Posted: November 1, 2013 at 2:13 a.m.
It’s no fun to be a stick-in-the mud movie critic who never likes anything.
I am so not that guy. I like lots of things - baseball and hot fudge sundaes and puppies and far more movies than I should. Case in point, just a few hours before I saw Last Vegas at the Savannah Film Festival, I saw The Spectacular Now. What a great movie. When it played in Little Rock a couple of months back, Piers Marchant reviewed it for our blog blood, dirt & angels (blooddirtandangels.com). The DVD release is set for January. You really ought to see it; it’s pretty wonderful.
Last Vegas, not so much. The temptation is to fall back on the information-free idiom “it is what it is,” for if you’ve seen the trailer for Last Vegas you can guess its (light) weight and probably save yourself 103 minutes or so. But since I stuck it out, let me say that it is your basic high-concept Hollywood comedy, professionally realized without much ambition or any especial love. A few high-profile actors got together, no doubt enjoyed each other’s company for a month or so, received sizable checks and - we hope - put the entire business out of their minds. Last Vegas isn’t a scarring experience, it’s just an exercise in profit-taking that no one, least of all the audience, is likely to find memorable.
That doesn’t mean it is without a few laughs and moments of grace, most of which are supplied by Morgan Freeman’s sly smile and Mary Steenburgen’s stealthy sexiness. In a movie that features yards of PG-13 flesh and a poolside bikini contest emceed by the electronic dance group LMFAO’s Redfoo, Steenburgen emerges as the most desirable lady on the screen, which might be counted as a victory were not the whole enterprise designed for senior wish fulfillment. We might have suspected we were getting a geriatric Hangover - the truth is the tone of the film is much closer to something like Ron Howard’s (much better) Cocoon.
The premise is simple. Four friends from the neighborhood, in this case Brooklyn, who were inseparable in their youth, reunite in Las Vegas for the bachelor party of their one matrimonial holdout, Billy (Michael Douglas), who, staring his mortality in the maw, has decided to marry his “30-ish” girlfriend.
Billy, who holds a vague but high-powered job we assume is show biz-related (he has a Malibu beach house to go with his bleached teeth, orange tan and poufy “hazelnut” hair), is by far the most successful of the “Flatbush Four.” His tendency to pick up checks and throw his clout about chafes at the depressive Paddy (Robert De Niro), who has to be tricked into leaving his walk-up apartment in the old neighborhood by Sam (Kevin Kline) and Archie (Freeman), who seize on the opportunity to escape the humdrum everydayness of their retirement to throw Billy a party wild enough to pay him back for all the times he’s helped them out.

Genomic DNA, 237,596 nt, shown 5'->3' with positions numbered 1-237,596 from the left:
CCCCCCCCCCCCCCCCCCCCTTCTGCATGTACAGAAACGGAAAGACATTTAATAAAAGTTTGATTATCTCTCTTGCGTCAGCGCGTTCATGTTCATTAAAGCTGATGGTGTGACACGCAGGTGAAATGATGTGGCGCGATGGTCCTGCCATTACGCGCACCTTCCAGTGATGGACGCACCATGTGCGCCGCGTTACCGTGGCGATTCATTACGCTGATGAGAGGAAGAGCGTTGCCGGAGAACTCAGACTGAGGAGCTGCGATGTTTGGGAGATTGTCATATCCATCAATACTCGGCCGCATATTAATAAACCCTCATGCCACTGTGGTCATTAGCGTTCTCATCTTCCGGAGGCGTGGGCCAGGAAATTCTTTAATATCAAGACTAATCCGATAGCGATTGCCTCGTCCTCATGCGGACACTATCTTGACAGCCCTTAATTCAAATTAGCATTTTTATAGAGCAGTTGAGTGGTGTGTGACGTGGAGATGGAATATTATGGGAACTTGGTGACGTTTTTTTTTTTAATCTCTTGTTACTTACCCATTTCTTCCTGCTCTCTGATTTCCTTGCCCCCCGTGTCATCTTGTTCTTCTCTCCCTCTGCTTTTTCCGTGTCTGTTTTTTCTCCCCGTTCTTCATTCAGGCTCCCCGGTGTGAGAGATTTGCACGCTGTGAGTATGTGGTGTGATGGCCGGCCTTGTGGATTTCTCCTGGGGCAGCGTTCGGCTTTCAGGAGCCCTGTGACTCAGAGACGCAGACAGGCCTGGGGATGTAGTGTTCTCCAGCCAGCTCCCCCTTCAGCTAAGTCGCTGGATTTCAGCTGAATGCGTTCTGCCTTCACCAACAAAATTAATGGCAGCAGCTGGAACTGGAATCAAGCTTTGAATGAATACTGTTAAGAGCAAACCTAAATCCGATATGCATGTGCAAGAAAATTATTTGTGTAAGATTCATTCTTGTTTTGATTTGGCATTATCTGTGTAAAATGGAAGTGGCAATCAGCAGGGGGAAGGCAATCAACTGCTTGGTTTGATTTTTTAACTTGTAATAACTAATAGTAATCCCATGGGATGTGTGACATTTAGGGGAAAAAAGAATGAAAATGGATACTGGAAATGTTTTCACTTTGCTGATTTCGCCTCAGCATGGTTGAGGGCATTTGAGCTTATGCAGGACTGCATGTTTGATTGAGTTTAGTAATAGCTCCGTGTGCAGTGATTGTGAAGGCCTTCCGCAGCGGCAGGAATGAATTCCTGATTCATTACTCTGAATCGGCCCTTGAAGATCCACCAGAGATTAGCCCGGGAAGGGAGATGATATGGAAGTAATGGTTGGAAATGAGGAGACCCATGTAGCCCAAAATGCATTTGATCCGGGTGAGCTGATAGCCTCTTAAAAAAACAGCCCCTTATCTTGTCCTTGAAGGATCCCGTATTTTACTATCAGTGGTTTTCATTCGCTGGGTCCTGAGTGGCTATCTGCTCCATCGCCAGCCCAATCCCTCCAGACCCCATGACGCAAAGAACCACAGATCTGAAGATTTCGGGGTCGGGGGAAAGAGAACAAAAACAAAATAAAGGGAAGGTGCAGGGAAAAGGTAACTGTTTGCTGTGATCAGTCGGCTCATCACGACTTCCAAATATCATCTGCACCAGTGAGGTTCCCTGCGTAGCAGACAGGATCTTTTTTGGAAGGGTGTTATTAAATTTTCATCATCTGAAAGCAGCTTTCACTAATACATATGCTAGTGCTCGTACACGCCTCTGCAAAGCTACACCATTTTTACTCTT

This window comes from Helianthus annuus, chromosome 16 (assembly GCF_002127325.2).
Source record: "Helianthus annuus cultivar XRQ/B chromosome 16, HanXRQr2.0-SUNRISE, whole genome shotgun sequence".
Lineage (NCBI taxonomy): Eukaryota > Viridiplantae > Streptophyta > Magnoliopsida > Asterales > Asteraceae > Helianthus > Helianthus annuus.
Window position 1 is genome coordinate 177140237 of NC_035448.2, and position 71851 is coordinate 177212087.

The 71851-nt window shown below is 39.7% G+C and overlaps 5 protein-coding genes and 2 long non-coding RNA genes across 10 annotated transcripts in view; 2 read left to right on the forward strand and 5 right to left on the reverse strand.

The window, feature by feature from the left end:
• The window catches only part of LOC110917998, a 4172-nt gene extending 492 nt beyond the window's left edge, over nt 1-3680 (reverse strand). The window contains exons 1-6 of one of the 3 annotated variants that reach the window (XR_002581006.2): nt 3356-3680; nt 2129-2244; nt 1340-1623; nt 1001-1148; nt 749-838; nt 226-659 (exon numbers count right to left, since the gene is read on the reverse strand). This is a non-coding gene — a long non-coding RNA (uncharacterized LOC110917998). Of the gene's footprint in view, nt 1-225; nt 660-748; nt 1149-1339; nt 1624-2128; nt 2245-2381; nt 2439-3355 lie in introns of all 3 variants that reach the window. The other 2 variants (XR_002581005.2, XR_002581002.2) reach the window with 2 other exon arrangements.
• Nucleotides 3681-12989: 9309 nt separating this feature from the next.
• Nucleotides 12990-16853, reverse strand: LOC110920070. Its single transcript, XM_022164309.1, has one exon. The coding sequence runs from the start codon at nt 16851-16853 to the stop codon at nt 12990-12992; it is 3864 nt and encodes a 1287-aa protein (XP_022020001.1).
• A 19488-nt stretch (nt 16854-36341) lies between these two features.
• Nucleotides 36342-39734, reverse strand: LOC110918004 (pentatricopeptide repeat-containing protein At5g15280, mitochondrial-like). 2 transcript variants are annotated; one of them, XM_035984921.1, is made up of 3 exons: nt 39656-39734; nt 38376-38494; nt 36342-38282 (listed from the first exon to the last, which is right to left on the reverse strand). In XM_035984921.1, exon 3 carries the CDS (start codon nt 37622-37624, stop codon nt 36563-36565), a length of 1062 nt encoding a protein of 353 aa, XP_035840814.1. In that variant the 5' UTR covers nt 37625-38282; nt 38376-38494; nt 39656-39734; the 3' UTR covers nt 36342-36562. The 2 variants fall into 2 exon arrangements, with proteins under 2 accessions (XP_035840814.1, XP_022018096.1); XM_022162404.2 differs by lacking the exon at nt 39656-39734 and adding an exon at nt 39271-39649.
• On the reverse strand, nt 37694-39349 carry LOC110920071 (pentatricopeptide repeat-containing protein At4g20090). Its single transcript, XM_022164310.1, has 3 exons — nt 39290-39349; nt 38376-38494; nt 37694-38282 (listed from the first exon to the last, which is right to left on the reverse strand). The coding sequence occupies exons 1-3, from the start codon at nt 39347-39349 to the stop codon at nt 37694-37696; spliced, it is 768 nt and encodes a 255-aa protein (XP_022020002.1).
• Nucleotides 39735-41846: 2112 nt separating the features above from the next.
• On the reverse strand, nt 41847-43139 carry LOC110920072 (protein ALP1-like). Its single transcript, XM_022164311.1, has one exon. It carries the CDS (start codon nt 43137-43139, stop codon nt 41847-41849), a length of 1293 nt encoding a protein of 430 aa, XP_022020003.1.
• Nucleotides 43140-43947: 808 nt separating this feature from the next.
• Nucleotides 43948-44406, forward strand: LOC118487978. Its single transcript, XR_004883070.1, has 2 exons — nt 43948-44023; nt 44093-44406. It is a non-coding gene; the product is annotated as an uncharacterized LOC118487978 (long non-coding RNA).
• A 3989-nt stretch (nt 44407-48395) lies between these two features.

But Paddy resents Billy for reasons that run deeper than his best friend’s compensating need to play the big shot, and as the Vegas adventure unfolds in remarkably uninventive ways, we understand that history is beginning to repeat itself.
To be fair, the movie improves a bit after an opening scene in which children establish the dynamic of the group, and an incredibly tone-deaf bit where Billy - the silver-tongued comedian of the group - interrupts a sour eulogy for “his mentor” to propose to his girlfriend. But soon enough the gang is all together in Vegas, and the pat situations and inevitable old-people gags unspool.
It’s not exactly depressing - unless you remember De Niro when he was a contender for the greatest film actor ever - and it may be mildly entertaining if you’ve good will enough to accept the neutering of genuine talent in service of bland pap. But all I could make out of this Last Vegas was the terrible waste of resources and time. Life is too short to watch a movie like this one, much less make it.
Last Vegas 78 Cast: Michael Douglas, Kevin Kline, Robert De Niro, Morgan Freeman, Mary Steenburgen, Romany Malco, Jerry Ferrara, Joanna Gleason Director: Jon Turteltaub Rating: PG-13, for sexual content and language Running time: 105 minutes
MovieStyle, Pages 33 on 11/01/2013